2. Support for recommendation
    1. I make this recommendation because of the impression management concept within Goffman’s sociology. Impression management states that individuals use communication to create a desired impression of themselves (Johansson, 2009). I specifically looked at the notions of frontstage and backstage in this recommendation to create illusions and impressions of behind the scenes information. Specifically this recommendation is to provide information on the frontstage that is typically retained backstage (McArthur, 2014).
  3. Communication tactic
    1. Use the Twitter Hashtag #WIP, which stands for “Work In Progress” and #WriterWednesday.
  4. Timeline for implementation
    1. The #WriterWednesday hashtag should be used on Wednesdays. The #WIP hashtag can be used anytime.
  5. Required Resources
    1. Twitter
  6. Metrics
    1. #WIP had 3,010 tweets and a potential reach of 4,520,338.
    2. #WriterWednesday had 1,034 tweets and a potential reach of 5,392,46.

 

 

Communication Strategy Two

  1. Recommendation
    1. Make contacts in the publishing industry by following editors, publishers and book reviewers.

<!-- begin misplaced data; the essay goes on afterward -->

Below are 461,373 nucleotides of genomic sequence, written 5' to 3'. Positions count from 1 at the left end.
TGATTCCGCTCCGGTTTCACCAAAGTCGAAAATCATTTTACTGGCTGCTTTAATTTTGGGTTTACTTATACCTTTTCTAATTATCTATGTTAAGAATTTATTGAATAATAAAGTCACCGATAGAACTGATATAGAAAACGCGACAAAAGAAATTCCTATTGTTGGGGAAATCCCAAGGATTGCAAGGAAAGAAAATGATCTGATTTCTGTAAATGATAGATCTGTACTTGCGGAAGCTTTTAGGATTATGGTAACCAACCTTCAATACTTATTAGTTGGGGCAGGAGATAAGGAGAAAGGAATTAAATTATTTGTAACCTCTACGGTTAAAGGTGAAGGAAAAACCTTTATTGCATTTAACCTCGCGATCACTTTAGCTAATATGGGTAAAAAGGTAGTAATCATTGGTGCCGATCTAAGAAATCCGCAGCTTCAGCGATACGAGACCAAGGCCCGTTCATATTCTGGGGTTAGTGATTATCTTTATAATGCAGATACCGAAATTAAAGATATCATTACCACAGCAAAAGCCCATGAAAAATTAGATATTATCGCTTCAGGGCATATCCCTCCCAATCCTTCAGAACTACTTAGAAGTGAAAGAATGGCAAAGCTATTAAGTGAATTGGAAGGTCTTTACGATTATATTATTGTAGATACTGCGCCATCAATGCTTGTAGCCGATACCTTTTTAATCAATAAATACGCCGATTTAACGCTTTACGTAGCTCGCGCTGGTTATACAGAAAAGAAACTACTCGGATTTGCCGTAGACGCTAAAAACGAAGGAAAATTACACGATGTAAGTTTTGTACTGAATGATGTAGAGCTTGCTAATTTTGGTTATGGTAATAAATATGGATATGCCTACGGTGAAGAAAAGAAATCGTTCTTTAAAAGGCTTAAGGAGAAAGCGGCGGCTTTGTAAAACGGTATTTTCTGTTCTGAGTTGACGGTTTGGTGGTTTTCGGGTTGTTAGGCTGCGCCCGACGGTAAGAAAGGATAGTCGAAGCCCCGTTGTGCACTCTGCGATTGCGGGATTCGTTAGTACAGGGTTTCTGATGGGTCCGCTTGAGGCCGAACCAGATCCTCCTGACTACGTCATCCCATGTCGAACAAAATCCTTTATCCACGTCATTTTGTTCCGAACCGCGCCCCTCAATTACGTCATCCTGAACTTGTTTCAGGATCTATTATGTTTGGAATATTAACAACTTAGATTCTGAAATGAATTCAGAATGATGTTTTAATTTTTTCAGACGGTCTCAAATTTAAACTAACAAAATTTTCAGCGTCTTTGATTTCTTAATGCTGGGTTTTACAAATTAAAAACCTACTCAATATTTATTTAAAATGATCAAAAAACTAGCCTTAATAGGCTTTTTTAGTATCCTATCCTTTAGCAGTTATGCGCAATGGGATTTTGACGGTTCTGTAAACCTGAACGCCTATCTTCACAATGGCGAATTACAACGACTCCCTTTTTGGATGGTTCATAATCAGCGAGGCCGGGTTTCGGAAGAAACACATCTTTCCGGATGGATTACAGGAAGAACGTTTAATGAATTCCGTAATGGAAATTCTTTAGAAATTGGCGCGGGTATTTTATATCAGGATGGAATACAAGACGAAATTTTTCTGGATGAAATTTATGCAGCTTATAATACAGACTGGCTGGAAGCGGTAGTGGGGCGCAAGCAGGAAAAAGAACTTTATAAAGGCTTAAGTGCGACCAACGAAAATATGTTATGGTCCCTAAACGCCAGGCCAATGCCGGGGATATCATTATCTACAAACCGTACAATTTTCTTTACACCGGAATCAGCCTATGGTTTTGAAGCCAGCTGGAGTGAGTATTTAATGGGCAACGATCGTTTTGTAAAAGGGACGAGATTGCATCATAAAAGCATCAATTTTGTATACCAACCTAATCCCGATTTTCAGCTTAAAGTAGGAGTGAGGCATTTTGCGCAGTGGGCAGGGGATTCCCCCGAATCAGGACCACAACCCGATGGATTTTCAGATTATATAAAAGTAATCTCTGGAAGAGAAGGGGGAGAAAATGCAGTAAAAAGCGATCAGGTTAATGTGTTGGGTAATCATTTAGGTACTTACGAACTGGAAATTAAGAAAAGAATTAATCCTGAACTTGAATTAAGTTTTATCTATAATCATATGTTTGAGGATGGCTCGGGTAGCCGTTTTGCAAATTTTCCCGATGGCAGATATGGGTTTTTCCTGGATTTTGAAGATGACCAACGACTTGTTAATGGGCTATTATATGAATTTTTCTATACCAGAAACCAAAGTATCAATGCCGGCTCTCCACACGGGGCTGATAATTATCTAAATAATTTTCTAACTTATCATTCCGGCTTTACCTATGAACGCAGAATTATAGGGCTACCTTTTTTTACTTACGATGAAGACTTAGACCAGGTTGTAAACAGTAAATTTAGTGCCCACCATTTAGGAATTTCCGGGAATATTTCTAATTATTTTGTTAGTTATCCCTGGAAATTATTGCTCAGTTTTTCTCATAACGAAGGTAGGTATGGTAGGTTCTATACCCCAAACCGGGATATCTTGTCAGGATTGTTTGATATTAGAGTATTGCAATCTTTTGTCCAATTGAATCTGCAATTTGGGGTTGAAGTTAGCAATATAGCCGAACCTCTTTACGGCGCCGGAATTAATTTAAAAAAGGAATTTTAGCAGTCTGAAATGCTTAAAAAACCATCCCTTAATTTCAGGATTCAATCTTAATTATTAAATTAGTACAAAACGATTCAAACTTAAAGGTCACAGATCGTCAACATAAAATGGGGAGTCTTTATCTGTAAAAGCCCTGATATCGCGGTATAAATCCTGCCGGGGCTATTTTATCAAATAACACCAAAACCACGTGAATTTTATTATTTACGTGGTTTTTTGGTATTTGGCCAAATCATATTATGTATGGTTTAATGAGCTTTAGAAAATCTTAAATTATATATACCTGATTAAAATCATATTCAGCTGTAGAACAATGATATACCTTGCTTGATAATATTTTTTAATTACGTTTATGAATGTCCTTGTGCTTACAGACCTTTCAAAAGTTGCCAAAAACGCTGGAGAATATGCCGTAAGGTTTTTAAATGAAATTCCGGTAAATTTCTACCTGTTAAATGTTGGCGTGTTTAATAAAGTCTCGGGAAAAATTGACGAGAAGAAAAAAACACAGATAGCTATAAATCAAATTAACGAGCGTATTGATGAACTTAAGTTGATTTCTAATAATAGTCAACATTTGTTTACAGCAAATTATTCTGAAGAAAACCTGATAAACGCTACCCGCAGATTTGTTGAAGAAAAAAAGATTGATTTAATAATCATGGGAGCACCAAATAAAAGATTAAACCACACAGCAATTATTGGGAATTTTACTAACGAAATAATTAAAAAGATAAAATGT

2. Support for recommendation
    1. I make this recommendation because of the impression management concept within Goffman’s sociology. I specifically evaluated face, which is something that can be maintained, enhanced and lost through interactions (Johansson, 2009). Because the concept of face is intertwined with power, prestige and ones’ public self-image, making connections is an important component of positive face. Maintaining a positive face is presenting oneself as desirable, and one can craft their public self-image as desirable, powerful and prestigious by associating with others who possess those qualities. The great thing about Twitter is that it allows one to make connections with others who have a powerful public “face” that otherwise couldn’t be forged. I connected with @JaneFriedan through Twitter, then on LinkedIn. Through following @JaneFriedan on Twitter and LinkedIn, I’m able to make additional connections in the industry.
  3. Communication tactic